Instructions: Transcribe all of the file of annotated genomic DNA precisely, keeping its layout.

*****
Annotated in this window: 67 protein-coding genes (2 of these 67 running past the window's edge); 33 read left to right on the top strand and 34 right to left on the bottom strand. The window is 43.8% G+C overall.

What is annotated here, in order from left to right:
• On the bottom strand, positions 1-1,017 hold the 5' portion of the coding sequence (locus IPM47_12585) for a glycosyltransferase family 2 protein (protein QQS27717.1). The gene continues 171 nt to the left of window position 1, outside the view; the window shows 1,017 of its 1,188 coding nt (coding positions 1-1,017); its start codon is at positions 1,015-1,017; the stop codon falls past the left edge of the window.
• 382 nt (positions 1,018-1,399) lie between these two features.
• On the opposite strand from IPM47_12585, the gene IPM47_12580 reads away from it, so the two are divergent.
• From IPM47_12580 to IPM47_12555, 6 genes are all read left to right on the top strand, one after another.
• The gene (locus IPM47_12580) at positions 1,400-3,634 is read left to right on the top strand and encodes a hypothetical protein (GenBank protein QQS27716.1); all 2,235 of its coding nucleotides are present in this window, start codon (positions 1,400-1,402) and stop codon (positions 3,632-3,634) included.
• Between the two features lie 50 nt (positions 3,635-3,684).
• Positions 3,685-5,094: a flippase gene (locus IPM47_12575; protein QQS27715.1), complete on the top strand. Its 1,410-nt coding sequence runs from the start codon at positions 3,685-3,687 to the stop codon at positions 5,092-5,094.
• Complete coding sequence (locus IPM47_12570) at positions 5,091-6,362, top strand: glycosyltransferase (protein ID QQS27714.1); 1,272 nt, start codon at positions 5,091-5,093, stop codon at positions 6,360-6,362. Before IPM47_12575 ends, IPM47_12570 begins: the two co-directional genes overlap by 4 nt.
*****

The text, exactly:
Annotated in this window: 67 protein-coding genes (2 of these 67 running past the window's edge); 33 read left to right on the top strand and 34 right to left on the bottom strand. The window is 43.8% G+C overall.

What is annotated here, in order from left to right:
• On the bottom strand, positions 1-1,017 hold the 5' portion of the coding sequence (locus IPM47_12585) for a glycosyltransferase family 2 protein (protein QQS27717.1). The gene continues 171 nt to the left of window position 1, outside the view; the window shows 1,017 of its 1,188 coding nt (coding positions 1-1,017); its start codon is at positions 1,015-1,017; the stop codon falls past the left edge of the window.
• 382 nt (positions 1,018-1,399) lie between these two features.
• On the opposite strand from IPM47_12585, the gene IPM47_12580 reads away from it, so the two are divergent.
• From IPM47_12580 to IPM47_12555, 6 genes are all read left to right on the top strand, one after another.
• The gene (locus IPM47_12580) at positions 1,400-3,634 is read left to right on the top strand and encodes a hypothetical protein (GenBank protein QQS27716.1); all 2,235 of its coding nucleotides are present in this window, start codon (positions 1,400-1,402) and stop codon (positions 3,632-3,634) included.
• Between the two features lie 50 nt (positions 3,635-3,684).
• Positions 3,685-5,094: a flippase gene (locus IPM47_12575; protein QQS27715.1), complete on the top strand. Its 1,410-nt coding sequence runs from the start codon at positions 3,685-3,687 to the stop codon at positions 5,092-5,094.
• Complete coding sequence (locus IPM47_12570) at positions 5,091-6,362, top strand: glycosyltransferase (protein ID QQS27714.1); 1,272 nt, start codon at positions 5,091-5,093, stop codon at positions 6,360-6,362. Before IPM47_12575 ends, IPM47_12570 begins: the two co-directional genes overlap by 4 nt.